Lawrence Erlbaum (2003)
The World In Your Head: A Gestalt View of the Mechanism of Conscious Experience represents a bold assault on one of the greatest unsolved mysteries in science: the nature of consciousness and the human mind. Rather than examining the brain and nervous system to see what they tell us about the mind, this book begins with an examination of conscious experience to see what it can tell us about the brain. Through this analysis, the first and most obvious observation is that consciousness appears as a volumetric spatial void, containing colored objects and surfaces. This reveals that the representation in the brain takes the form of an explicit volumetric spatial model of external reality. Therefore, the world we see around us is not the real world itself, but merely a miniature virtual-reality replica of that world in an internal representation. In fact, the phenomena of dreams and hallucinations clearly demonstrate the capacity of the brain to construct complete virtual worlds even in the absence of sensory input. Perception is somewhat like a guided hallucination, based on sensory stimulation. This insight allows us to examine the world of visual experience not as scientists exploring the external world, but as perceptual scientists examining a rich and complex internal representation. This unique approach to investigating mental function has implications in a wide variety of related fields, including the nature of language and abstract thought, and motor control and behavior. It also has implications to the world of music, art, and dance, showing how the patterns of regularity and periodicity in space and time--apparent in those aesthetic domains--reflect the periodic basis set of the underlying harmonic resonance representation in the brain.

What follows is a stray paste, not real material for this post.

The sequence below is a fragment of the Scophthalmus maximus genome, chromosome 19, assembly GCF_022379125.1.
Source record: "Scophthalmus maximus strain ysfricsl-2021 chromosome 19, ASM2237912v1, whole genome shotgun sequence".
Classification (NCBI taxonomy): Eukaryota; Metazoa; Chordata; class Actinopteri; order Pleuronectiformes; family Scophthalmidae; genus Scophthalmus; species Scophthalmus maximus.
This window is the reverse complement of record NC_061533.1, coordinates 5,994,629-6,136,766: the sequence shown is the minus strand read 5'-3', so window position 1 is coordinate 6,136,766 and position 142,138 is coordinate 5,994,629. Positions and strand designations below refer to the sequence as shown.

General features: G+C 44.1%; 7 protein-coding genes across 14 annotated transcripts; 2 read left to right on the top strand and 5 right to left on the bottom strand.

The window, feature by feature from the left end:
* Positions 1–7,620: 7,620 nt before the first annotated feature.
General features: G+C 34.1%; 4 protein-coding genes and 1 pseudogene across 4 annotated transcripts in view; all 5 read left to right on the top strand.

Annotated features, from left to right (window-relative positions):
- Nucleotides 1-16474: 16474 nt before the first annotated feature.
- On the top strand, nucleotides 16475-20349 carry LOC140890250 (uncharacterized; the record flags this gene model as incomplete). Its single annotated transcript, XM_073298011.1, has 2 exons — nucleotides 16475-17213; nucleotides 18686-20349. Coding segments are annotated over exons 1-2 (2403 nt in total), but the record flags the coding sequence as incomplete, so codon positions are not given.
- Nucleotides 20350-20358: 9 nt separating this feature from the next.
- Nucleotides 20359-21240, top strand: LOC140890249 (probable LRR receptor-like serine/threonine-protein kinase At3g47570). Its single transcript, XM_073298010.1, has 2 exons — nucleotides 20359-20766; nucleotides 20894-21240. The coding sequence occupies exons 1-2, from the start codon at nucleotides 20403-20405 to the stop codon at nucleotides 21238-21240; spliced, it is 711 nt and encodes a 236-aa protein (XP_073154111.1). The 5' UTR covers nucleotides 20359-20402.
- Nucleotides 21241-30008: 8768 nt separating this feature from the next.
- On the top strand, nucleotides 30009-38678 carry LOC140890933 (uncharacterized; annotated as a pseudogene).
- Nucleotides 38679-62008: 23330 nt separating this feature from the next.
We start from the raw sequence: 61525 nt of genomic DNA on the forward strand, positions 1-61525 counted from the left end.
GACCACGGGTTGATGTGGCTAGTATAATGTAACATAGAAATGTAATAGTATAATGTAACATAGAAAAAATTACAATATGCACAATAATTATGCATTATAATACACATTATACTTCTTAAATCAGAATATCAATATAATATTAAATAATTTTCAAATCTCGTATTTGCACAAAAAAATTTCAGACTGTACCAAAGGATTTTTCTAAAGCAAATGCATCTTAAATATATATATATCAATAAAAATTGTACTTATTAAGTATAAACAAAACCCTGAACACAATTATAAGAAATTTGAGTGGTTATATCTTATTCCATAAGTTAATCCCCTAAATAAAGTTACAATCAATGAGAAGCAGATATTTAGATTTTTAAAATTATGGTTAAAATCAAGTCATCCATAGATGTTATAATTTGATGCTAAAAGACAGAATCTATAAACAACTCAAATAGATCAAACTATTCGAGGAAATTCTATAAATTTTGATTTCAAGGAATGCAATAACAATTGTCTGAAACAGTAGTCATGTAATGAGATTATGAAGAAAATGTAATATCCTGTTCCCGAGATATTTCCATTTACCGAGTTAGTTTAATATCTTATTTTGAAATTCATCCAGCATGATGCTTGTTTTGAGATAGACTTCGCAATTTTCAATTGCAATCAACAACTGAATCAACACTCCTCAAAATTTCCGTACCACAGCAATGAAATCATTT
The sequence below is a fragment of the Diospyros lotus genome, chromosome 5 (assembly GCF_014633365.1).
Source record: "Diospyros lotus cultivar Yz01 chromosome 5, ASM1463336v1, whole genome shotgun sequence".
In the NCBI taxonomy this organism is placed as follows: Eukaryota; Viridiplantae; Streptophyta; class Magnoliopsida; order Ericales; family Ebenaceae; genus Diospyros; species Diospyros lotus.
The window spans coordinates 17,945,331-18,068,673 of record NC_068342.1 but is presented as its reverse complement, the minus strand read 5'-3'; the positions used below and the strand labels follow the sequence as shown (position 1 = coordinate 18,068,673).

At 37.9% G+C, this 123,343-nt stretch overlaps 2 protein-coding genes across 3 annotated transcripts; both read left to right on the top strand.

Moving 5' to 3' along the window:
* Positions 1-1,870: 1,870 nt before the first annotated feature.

|Keywords||*Consciousness States *Gestalt Psychology *Perception|
|Categories||categorize this paper)|
|Buy the book||$67.01 used (42% off) $88.23 new (24% off) $115.00 direct from Amazon Amazon page|
|Call number||BF311.L44 2003|
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Citations of this work BETA
Mental Imagery and the Varieties of Amodal Perception.Robert Briscoe - 2011 - Pacific Philosophical Quarterly 92 (2):153-173.
What It Means to Live in a Virtual World Generated by Our Brain.Jan Westerhoff - forthcoming - Erkenntnis:1-22.
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